What does it mean to be human?
To be so aware and so affected by the cold indifference of the universe. We cannot live simply by our instincts. We cannot be content with simple survival and procreation. Instead, we must always be “making meaning” and working to “conquer mortality”. No other organism on this planet is burdened by such senseless wants or worries.

What illusion do you suffer from?
The illusion of time. I often can’t believe I am as old as I am, and I certainly can’t comprehend how little time I may have left. In my mind there is always time to do it tomorrow, later, someday. The reality is time is ticking down and there isn’t a second that has passed that I can get back.

If you could choose, what would you have for your last meal?
The same meal I choose every year for my birthday: crab legs, artichokes, and lemon butter dipping sauce that never runs out. I might add a few dozen oysters and a nice bottle of pinot grigio to wash it all down.

The question you’d most like to ask others?
What is a human life worth? It’s easy to trade lives half a world away for daily comforts here at home when you never have to see or think about it, but if you did, would you keep consuming, polluting, voting, or believing the way you do?

Your favourite word?
Melancholy: a feeling of pensive sadness, typically with no obvious cause.

What is your motto?
“It is what it is, and it too shall pass.” Nothing that has passed can be changed and the present is an undeniable result, but that doesn’t mean you should ever feel stuck. Time is always moving forward and nothing ever stays the same. Not your circumstances, and certainly not you.

What is a good death?
There is no good death. There are better deaths, sure, but no matter how you loving or long, rich or influential a life you have lead, it will inevitably end someday and all that you will leave behind is sadness in your wake. Nothing good comes from death.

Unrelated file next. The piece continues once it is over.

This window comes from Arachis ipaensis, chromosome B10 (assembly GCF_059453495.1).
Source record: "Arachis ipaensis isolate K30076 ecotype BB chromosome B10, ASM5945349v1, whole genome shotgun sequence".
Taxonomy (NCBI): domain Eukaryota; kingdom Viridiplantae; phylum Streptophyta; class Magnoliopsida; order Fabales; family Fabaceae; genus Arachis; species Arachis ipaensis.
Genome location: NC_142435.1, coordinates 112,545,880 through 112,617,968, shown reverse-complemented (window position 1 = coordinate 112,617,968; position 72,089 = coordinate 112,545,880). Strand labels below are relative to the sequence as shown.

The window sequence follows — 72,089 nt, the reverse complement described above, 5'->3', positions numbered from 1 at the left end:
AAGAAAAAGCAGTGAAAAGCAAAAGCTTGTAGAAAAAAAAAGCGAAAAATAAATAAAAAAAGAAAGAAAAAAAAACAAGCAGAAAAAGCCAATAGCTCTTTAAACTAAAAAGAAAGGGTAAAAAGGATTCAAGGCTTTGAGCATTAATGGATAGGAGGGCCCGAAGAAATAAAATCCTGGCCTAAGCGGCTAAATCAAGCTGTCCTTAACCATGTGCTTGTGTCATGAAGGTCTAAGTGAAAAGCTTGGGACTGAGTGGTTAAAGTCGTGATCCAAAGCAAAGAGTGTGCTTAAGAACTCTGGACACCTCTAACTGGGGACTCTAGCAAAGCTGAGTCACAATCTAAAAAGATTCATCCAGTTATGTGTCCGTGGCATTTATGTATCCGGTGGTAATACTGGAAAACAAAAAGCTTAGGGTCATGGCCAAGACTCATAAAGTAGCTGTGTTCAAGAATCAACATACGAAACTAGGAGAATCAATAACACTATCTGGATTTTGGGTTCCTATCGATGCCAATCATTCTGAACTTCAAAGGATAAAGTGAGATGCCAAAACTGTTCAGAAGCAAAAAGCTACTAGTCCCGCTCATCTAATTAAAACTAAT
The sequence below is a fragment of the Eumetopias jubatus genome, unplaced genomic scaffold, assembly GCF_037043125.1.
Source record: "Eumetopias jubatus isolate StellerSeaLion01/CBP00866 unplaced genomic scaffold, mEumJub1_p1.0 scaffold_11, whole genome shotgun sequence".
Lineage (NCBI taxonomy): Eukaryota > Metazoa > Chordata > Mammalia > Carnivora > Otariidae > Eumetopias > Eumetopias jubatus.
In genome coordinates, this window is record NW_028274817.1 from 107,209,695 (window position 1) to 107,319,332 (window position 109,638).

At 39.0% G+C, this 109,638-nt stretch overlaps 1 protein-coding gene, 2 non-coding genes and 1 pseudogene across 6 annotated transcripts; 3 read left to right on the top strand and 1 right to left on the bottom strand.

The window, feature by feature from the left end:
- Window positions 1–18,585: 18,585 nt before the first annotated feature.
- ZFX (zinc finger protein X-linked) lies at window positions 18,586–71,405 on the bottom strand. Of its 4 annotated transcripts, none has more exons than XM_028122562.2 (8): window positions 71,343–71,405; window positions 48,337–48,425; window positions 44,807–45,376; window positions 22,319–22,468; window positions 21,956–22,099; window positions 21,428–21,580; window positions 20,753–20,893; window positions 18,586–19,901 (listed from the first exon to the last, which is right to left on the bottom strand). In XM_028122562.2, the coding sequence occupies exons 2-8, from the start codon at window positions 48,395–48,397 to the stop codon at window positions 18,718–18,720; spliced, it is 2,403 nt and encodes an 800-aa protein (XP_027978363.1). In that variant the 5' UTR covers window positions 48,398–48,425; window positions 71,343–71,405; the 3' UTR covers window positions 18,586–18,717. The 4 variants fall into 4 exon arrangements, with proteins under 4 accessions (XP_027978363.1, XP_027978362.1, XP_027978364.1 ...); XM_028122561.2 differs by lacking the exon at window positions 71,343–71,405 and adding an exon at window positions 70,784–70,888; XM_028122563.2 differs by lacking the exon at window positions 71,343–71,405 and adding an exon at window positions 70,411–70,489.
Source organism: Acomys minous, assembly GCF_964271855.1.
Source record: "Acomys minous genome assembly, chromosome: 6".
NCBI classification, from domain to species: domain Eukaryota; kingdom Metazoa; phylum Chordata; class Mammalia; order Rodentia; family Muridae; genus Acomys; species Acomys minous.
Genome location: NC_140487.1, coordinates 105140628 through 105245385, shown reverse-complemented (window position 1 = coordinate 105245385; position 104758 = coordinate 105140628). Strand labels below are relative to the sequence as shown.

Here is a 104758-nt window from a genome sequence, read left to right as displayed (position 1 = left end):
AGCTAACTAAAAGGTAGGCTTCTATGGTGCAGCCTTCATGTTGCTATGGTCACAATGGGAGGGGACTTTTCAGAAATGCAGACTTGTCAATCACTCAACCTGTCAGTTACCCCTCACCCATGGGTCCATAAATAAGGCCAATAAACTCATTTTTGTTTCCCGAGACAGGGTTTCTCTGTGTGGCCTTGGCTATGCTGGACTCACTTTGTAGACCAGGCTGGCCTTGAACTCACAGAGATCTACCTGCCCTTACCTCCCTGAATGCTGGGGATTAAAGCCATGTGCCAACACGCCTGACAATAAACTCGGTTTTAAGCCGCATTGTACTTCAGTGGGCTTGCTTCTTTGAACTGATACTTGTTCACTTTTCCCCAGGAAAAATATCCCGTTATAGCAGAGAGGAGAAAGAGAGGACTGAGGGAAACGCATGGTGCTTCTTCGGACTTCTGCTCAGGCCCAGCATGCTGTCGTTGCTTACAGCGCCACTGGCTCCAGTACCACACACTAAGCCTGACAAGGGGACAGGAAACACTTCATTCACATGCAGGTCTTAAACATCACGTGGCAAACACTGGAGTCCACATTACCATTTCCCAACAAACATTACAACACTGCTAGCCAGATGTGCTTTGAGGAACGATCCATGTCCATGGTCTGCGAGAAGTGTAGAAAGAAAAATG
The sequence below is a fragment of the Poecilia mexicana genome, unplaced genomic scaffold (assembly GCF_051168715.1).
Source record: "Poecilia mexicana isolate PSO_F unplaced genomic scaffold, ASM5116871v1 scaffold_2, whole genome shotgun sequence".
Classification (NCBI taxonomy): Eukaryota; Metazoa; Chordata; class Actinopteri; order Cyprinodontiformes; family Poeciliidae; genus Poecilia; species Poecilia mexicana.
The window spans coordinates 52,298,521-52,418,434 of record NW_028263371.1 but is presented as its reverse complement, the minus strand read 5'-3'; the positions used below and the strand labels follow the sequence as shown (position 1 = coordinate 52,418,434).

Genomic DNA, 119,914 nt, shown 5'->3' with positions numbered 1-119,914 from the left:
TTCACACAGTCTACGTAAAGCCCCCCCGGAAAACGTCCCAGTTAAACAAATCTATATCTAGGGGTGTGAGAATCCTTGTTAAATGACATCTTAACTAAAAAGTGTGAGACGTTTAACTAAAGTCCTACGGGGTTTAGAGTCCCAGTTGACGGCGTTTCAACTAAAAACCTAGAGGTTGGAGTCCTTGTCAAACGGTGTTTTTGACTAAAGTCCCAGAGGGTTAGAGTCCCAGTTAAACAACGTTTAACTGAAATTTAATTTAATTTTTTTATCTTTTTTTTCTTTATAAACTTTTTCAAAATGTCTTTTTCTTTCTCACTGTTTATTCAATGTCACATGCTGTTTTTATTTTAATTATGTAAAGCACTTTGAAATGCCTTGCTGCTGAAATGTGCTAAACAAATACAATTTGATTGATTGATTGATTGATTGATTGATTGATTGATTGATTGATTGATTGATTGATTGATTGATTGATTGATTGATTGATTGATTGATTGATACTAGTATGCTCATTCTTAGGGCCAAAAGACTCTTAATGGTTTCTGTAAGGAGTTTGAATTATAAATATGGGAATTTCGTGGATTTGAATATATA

What is the meaning of life?
Each life has its own meaning, and the only life’s meaning I might know is my own, and even that is unclear. If I had to guess, I would say to open hearts to a truer meaning of love, and minds to a more complex understanding of the self and others.


On Wishing for the Worst

It’s been just short of a week now since news broke that the President of the United States had contracted the novel coronavirus and subsequently was taken to Walter Reed to undergo treatment for COVID-19. Since then many liberals and leftists have taken to social media to voice their fear, anxiety, and compassion for the President’s recovery.

In the ensuing uproar of opinion and speculation, the party has broken into warring factions as the misinformation swirled and tempers rose. On one side many on the left sent well wishes to the president, and many others sent wishes not just of severe and worsening illness but of death as well.

Each side attacked the other, preaching and moralizing about whether or not the act of wishing well or wishing ill on a man who had caused the suffering of so many was right or wrong. They debated what this said about the Democratic party, where it’s been, where it is headed, and how it has become—in the eyes of both sides of the argument—exactly what it professes to hate.

If I am honest, I had myself been fervently wishing the President, and his entire administration would contract the virus since at least last March. I heard his downplaying and his rhetoric. I saw how little action was taken. I marked the way blame was passed, and became disgusted.